Q+A: Jan Eduard Harff

Updated: 2014-01-10 16:19


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Q+A: Jan Eduard Harff

Jan Eduard Harff, German, a marine geologist of the Leibniz-Institute for Baltic Sea Research Warnemunde, currently at the University of Szczecin, Poland. 

Jan Eduard Harff, German, a marine geologist of the Leibniz-Institute for Baltic Sea Research Warnemunde, currently at the University of Szczecin, Poland. He has contributed significantly in China's marine geology development.

How do you feel about winning this award?

This is for me the greatest honor I have ever received. I am personally very touched and moved because I have been working successfully together with Chinese colleagues already for 20 years. I am enjoying this cooperation not only because of the scientific results, but, also because I have met so many good friends during these years. I regard the award not only as a result of my personal achievements. I am sharing the honor with all the colleagues I have had the chance to work with in China, Germany and Poland.

In your opinion, what were the main factors behind your success in the award? I see four factors that have driven the process: First of all, it is the openness to international cooperation of the scientific environment in China, so that my background in Germany and Poland could open the door for the formation of international research teams, integrating Chinese scientists from different institutes. The second factor is international science's increasing interest in the marine realm, along coastal zones as well as in the deep sea. This increasing interest is bounded to the energy and mineral deposit demand, which cannot be supplied by terrestrial sources only. The future points to the sea and space. As a marine scientist, I am in the privileged position to contribute in answering current scientific and societal questions regarding the oceans and the transit zones to the continents, the coasts.

The third factor is the scientific quality of the international research teams we have welded together, consisting of scientists from China, Germany and Poland. The key question here is the integration of forces and the recovery of synergy effects.

Last, but, not least, I think that our effort in education and training of young scientists is acknowledged by the award.

What has been your most important accomplishment in China?

My greatest accomplishment was the development of international and interdisciplinary research teams in order to understand the complex processes at the interface between the continents and the oceans: the river mouth systems, the coastal zones and the continental shelf.

Here, we did bring together experts from the Guangzhou Marine Geological Survey, the Sun Yat-Sen University Guangzhou, the South China Sea Institute of Oceanology at CAS, the Institute of Coastal Zone Research at CAS, the Leibniz Institute of Baltic Sea Research Warnemunde, Germany, and the University of Szczecin, Poland. In the result, we have developed conceptual and numerical models describing marine geological processes. In these models, we have applied not only to reconstruct the environmental changes of the coastal zones in marginal seas. These models allow the generation of future scenarios ahead of a changing climate and the increasing socioeconomic use of the marine realm from the river mouths to the shelf edge. Those scenarios can help in the decision-making within the frame of coastal ocean management.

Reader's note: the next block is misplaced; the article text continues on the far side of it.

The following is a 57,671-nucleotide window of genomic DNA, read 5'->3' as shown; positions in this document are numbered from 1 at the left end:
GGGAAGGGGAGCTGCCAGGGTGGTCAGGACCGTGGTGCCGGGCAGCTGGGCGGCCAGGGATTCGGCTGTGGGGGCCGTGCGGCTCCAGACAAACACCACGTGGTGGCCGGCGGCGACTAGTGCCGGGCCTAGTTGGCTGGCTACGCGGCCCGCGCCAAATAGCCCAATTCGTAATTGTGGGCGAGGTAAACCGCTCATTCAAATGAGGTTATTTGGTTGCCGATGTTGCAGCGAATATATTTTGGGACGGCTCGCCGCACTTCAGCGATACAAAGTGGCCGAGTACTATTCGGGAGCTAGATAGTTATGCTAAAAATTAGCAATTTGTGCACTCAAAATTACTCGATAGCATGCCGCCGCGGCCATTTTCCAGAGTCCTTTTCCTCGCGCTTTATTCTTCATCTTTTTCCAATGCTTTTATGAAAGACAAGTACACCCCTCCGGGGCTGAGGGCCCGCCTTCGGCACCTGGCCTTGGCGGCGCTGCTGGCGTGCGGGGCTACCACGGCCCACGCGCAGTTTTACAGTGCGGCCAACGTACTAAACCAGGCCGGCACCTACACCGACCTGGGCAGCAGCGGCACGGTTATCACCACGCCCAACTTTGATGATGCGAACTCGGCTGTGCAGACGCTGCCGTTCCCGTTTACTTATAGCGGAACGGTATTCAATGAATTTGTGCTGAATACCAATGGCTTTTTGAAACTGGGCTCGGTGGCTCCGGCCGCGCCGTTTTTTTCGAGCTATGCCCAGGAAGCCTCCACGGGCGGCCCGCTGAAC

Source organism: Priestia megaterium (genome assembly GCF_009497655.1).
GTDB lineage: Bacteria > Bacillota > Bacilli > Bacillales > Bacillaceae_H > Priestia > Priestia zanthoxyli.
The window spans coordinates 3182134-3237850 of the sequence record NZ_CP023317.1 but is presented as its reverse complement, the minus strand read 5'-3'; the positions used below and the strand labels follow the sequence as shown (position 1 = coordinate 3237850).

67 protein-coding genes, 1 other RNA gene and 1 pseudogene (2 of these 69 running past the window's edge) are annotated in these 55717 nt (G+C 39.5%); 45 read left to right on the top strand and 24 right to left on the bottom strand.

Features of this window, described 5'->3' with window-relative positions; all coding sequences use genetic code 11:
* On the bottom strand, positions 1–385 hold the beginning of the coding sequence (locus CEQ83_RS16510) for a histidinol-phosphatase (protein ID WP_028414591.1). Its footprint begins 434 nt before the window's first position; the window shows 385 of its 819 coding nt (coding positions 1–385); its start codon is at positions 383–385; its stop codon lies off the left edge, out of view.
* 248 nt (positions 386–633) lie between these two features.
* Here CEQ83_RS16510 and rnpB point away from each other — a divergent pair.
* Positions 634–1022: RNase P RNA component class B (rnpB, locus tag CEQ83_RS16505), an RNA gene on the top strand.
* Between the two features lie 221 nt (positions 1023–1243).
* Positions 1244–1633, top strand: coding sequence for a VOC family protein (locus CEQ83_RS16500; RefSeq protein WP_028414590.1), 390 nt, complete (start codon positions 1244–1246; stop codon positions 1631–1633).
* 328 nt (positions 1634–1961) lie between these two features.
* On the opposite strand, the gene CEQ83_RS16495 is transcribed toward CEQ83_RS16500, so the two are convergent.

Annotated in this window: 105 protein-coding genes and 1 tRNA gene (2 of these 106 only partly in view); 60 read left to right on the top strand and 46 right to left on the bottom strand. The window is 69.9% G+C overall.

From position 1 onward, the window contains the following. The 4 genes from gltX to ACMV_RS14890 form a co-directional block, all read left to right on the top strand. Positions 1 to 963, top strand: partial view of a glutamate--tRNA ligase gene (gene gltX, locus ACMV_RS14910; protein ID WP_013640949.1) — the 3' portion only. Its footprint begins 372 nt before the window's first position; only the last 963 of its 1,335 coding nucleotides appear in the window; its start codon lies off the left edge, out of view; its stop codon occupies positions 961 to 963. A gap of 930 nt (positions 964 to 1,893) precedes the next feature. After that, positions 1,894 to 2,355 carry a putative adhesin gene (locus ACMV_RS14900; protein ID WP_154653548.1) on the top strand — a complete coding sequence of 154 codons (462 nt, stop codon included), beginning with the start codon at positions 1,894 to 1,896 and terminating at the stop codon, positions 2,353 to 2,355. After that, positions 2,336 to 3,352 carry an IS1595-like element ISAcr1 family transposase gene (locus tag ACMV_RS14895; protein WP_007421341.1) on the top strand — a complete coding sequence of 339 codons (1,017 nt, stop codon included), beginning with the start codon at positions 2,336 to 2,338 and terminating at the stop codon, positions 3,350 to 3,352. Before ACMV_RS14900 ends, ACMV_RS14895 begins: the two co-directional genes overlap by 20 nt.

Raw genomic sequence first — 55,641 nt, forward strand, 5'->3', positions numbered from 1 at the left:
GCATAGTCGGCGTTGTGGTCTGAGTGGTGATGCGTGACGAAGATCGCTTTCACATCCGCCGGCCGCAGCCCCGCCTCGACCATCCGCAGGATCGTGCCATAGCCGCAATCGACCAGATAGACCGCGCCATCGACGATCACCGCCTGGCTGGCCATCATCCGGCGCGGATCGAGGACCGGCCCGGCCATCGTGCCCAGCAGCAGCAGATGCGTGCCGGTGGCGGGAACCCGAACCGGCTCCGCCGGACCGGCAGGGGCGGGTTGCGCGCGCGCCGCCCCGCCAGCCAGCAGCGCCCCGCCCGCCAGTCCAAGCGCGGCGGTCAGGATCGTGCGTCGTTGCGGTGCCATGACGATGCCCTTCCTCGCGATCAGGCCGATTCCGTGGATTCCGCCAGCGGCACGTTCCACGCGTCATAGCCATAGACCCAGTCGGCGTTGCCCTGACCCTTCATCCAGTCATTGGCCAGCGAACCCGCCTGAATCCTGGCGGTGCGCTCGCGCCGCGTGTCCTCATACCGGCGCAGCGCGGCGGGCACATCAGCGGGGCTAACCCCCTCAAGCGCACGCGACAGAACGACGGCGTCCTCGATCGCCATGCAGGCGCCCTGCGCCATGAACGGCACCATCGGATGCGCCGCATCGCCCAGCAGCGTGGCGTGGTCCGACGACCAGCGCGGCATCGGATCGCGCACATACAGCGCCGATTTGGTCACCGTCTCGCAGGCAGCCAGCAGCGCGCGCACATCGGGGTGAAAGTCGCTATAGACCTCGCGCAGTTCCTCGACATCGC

How has your work in China helped your career to develop in your native country?

The excellent work conditions that we designed for our teams formed the soil to harvest scientific results, which have been published in international journals. These publications are acknowledged as well in Germany and Poland, where I am currently working. At the University of Szczecin, I was appointed as commissioner of scientific relations with Chinese universities and research institutes. This appointment shows the University of Szczecin ascribes high importance to scientific relations with China.

What do you feel about the level of research carried out in China compared with other places around the world?

I wouldn't say there is only one level of research in China. As in all countries, we also see in China differences in the scientific level of its research institutes. There are top addresses next to mean-leveled institutes and scientists. I realize that China is spending great effort to support cutting-edge research in all disciplines, at the universities as well as the research institutes, including the Academy of Sciences.

One of China's important achievements is the establishment of "Key Laboratories" for the development of interdisciplinary top teams crossing institutional boundaries. This establishment is conceptually comparable to the very effective collaborative research centers of the German Research Foundation.

What plans do you have to carry out work related to China in the next five to 10 years?

I plan to continue my research getting a better understanding of coastal and river mouth systems as areas of transit and transformation of matter and energy. We have to trace back the pathway of sediments from the source on the continent to the sink in the ocean.

These "source-to-sink models" are needed for mineral exploration as well as for coastal zone management. In this respect, my dream is to continue cooperation with different institutes in China and Europe comparing the Chinese marginal seas with other parts of the world's oceans. This cooperation shall be based on scientific competence and personal friendship of the acting scientists.